Planet Shark: Predator or Prey

News | Created 3 Jul 2019

From this Saturday the WA Maritime Museum is shining a light into the world of some of the most misunderstood animals on Earth, sharks.

Western Australian Museum CEO Alec Coles said the Museum’s latest exhibition Planet Shark: Predator or Prey, developed by Grande Exhibitions with assistance from experts in sharks, aquariums, and ocean cinematography, travelled through Europe and the US with a determined focus on creating a greater understanding of these incredible animals.

“Museum visitors have long been enthralled by our distant past, particularly through exhibitions featuring dinosaurs. What many may not know is that sharks have also been around for millions of years, and can claim to be some of the oldest and most successful creatures on Earth,” Mr Coles said.

The exhibition showcases authentic teeth and jaws from some of the biggest sharks on Earth, full-scale shark models cast from real animals, and fossil teeth and cartilage up to 370 million years old. It also gives visitors a multi-sensory cinematic experience into sharks’ underwater world.

“The exhibition is designed to be interactive and informative, and also to challenge our perceptions of sharks,” Mr Coles said. “These animals have maintained their rank as one of the ocean’s apex predators for millions of years, and this exhibition examines their biology, hunting strategies, and sensory systems.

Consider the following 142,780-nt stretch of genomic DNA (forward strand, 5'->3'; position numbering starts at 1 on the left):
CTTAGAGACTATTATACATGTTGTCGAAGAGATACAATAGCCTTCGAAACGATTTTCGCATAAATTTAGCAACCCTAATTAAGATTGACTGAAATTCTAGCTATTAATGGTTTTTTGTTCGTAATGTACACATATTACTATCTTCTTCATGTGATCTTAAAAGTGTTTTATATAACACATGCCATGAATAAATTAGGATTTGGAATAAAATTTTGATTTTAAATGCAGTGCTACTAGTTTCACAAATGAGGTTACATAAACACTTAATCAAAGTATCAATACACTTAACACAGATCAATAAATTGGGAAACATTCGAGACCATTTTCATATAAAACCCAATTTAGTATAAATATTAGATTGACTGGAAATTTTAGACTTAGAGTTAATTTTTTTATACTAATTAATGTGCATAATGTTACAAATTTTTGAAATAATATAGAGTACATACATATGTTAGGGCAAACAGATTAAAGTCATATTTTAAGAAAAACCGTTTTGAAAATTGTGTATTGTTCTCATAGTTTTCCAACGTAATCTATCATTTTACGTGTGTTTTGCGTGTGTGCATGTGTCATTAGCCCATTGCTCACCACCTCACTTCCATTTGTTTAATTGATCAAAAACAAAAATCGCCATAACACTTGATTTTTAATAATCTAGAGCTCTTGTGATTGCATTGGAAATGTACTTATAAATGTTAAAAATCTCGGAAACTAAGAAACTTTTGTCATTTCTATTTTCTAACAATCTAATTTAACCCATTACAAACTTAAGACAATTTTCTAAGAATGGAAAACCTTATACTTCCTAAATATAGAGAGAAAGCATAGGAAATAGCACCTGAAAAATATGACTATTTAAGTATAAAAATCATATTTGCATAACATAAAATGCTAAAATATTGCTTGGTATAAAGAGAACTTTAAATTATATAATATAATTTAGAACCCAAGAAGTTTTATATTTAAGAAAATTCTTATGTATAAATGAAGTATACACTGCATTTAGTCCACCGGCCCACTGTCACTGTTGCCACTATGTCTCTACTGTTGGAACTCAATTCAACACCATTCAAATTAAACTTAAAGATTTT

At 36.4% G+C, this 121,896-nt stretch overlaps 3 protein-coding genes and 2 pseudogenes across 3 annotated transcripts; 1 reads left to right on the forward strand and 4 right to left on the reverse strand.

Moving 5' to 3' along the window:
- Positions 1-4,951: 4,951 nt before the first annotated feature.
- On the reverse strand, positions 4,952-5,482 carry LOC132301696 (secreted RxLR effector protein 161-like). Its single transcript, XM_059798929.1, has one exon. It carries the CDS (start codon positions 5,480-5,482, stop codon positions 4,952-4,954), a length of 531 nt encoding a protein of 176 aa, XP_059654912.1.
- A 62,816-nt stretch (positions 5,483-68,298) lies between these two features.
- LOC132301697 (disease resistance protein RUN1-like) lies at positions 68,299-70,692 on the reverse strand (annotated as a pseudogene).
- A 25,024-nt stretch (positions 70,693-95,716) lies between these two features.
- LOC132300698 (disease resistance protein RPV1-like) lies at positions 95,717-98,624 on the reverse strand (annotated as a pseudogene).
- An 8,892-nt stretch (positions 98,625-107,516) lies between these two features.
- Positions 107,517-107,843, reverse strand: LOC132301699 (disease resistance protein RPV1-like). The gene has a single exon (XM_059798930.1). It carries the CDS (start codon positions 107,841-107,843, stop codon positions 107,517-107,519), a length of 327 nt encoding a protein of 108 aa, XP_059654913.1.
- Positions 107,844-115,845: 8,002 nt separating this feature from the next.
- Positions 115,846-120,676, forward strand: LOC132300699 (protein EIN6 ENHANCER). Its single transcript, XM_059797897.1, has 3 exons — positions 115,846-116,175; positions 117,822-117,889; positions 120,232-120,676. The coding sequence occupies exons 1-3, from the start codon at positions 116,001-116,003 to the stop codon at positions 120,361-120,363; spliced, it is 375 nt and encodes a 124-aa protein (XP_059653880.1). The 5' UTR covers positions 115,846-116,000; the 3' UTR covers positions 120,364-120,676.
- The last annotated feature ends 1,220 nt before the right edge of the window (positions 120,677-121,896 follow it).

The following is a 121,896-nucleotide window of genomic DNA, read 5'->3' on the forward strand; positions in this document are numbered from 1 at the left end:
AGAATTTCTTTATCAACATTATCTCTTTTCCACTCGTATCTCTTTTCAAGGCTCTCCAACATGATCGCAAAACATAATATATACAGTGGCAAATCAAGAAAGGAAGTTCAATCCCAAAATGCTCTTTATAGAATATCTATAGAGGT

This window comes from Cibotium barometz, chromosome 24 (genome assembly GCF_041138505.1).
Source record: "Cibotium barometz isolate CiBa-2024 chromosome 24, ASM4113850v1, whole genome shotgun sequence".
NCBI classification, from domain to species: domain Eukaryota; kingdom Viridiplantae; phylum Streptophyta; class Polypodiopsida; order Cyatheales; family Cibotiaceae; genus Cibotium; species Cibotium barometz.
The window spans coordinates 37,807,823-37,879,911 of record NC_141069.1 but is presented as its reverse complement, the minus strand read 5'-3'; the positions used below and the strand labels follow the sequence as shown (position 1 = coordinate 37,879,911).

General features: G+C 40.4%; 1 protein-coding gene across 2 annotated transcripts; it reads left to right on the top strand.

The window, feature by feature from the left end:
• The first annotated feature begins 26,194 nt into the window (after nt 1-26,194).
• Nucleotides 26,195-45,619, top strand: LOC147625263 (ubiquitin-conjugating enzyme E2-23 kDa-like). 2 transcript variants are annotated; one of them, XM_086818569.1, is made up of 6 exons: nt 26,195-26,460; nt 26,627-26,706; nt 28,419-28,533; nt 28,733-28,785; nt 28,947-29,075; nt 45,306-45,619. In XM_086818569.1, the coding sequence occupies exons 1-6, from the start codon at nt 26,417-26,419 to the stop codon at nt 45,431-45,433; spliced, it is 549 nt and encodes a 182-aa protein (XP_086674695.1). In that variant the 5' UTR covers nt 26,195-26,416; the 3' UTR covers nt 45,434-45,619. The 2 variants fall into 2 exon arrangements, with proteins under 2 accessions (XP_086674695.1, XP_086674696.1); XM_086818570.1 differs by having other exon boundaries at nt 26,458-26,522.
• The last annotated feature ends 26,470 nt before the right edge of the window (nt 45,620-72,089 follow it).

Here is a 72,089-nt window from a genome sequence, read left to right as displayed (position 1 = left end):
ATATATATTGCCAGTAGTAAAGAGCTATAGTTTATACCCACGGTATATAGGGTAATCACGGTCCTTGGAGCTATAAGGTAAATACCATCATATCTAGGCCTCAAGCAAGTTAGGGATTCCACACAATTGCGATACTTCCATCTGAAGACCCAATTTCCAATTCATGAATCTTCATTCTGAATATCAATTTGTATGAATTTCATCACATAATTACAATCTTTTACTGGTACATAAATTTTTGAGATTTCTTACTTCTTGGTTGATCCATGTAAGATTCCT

“Much of the content in Planet Shark is Australian, including the story of Rodney Fox who pioneered shark cage diving after surviving a shark attack, and went on to supervise filming of the live underwater sequences for the hit movie Jaws.”

Planet Shark examines facts behind human-shark encounters, but it also considers their protection and survival. While the exhibition does not dismiss the fact that entering the sharks’ environment requires caution, it does encourage a better understanding of the relationship between humans and sharks.

“To a large degree, popular culture has contributed to our fear of sharks, which is why the opportunity to visit an exhibition like Planet Shark will go a long way to better informing ourselves, dispelling a few myths and, hopefully, changing our perceptions,” Mr Coles said.

“There is an excellent example of this in the exhibition with a quote from Peter Benchley, the author of Jaws, who says: ‘I see the sea today from a new perspective, not as an antagonist but as an ally, rife less with menace than with mystery and wonder.’”

Planet Shark: Predator or Prey has been made available by Grande Exhibitions, with Principal Sponsor Santos, and Supporting Partners Singapore Airlines and Garden City.

For further information on the exhibition and ticket purchases visit


Media contact:
Flora Perrella
Media and Communications Officer
Western Australian Museum